This is another piece of “advice” I overheard a casino supervisor tell a player who was contemplating playing Spanish 21. What the supervisor was saying was almost right; now here’s the secret that he forgot to mention. Spanish 21 playing rules are much different from the traditional blackjack playing rules; therefore, the basic playing strategy is different. If you sit down and play Spanish 21 using the traditional basic strategy for standard blackjack, you will be hammered. If you want to play Spanish 21, you should learn the basic playing strategy for that particular game.

Casinos have other secrets and in a future column, I’ll reveal more of them.

Tamburin’s Tip Of the Month


Here’s a secret to confuse your opponents in a blackjack tournament on the all-important last hand. If you’re betting ahead of your opponents, instead of placing one or more chips of the same color (i.e., denomination) in your betting circle, bet a “rainbow” of different-colored chips. For example, if you want to bet $1,000, don’t put one $1,000 chip in your betting spot. Instead, make it more difficult for your opponents to figure out how much you’ve bet by placing a stack of different-colored (denomination) chips in your betting spot (that totals $1,000).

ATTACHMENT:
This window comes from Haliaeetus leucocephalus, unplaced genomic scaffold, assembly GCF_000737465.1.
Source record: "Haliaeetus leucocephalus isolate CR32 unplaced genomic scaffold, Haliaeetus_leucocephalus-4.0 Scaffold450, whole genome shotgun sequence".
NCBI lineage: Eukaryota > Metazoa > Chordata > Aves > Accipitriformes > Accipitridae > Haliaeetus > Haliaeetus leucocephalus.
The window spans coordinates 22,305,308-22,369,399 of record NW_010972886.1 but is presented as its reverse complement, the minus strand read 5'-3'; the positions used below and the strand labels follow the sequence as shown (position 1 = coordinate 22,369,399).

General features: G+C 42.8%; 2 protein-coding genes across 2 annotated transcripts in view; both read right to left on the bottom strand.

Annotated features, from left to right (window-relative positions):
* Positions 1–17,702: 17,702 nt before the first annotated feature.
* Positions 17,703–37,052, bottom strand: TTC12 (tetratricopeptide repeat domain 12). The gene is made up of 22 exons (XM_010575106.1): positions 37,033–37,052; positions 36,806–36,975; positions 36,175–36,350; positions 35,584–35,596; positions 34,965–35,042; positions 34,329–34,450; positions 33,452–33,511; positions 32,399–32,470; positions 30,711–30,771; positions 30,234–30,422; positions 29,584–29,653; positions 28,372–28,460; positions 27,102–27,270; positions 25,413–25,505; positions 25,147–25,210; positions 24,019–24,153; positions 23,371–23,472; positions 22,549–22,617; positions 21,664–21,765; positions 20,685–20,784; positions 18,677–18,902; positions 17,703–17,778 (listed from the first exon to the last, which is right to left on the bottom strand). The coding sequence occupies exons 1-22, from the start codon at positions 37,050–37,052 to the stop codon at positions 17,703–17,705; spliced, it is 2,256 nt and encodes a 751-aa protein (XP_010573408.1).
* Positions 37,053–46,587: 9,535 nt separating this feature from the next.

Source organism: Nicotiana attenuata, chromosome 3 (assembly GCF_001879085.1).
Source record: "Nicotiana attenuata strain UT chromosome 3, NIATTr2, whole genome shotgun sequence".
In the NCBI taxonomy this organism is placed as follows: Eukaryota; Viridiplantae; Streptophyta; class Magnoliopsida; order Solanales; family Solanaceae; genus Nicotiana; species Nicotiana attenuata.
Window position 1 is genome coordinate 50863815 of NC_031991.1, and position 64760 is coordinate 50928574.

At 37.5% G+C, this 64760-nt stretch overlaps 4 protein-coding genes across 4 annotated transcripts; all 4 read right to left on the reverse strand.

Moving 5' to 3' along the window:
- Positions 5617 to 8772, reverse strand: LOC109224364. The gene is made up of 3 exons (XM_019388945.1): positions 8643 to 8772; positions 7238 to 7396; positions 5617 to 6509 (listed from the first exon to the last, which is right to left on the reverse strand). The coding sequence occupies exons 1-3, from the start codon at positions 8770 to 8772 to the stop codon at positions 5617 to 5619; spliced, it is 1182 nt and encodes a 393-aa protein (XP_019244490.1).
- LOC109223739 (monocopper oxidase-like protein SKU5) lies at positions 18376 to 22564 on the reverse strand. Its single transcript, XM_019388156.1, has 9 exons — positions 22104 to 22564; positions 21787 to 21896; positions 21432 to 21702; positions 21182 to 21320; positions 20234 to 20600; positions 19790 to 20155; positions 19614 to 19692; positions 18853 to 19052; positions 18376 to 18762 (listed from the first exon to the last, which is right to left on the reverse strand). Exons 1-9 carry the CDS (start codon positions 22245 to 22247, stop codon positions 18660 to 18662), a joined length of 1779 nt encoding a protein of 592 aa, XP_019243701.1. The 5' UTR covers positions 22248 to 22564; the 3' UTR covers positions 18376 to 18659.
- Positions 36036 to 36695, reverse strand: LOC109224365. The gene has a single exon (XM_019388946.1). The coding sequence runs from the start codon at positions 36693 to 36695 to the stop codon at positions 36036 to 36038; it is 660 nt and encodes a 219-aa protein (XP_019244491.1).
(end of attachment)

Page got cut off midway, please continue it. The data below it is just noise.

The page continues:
This last-hand betting technique is legal and it often results in your opponents over or under-betting because they couldn’t estimate how much you had bet (which could give you the edge to winning the round). Just remember that in blackjack tournaments, you should stack the chips that you want to bet outside of your betting spot first, then slide the entire stack into the betting circle.


Henry Tamburin is the editor of Blackjack Insider Newsletter (, Lead Instructor for the Golden Touch Blackjack Course (, and host of For a FREE three-month subscription to his blackjack newsletter, go to To receive his free Casino Gambling Catalog, call 1-888-353-3234 or visit

Dirty Little Secrets of Casino.

Print Friendly, PDF & Email

Scroll to Top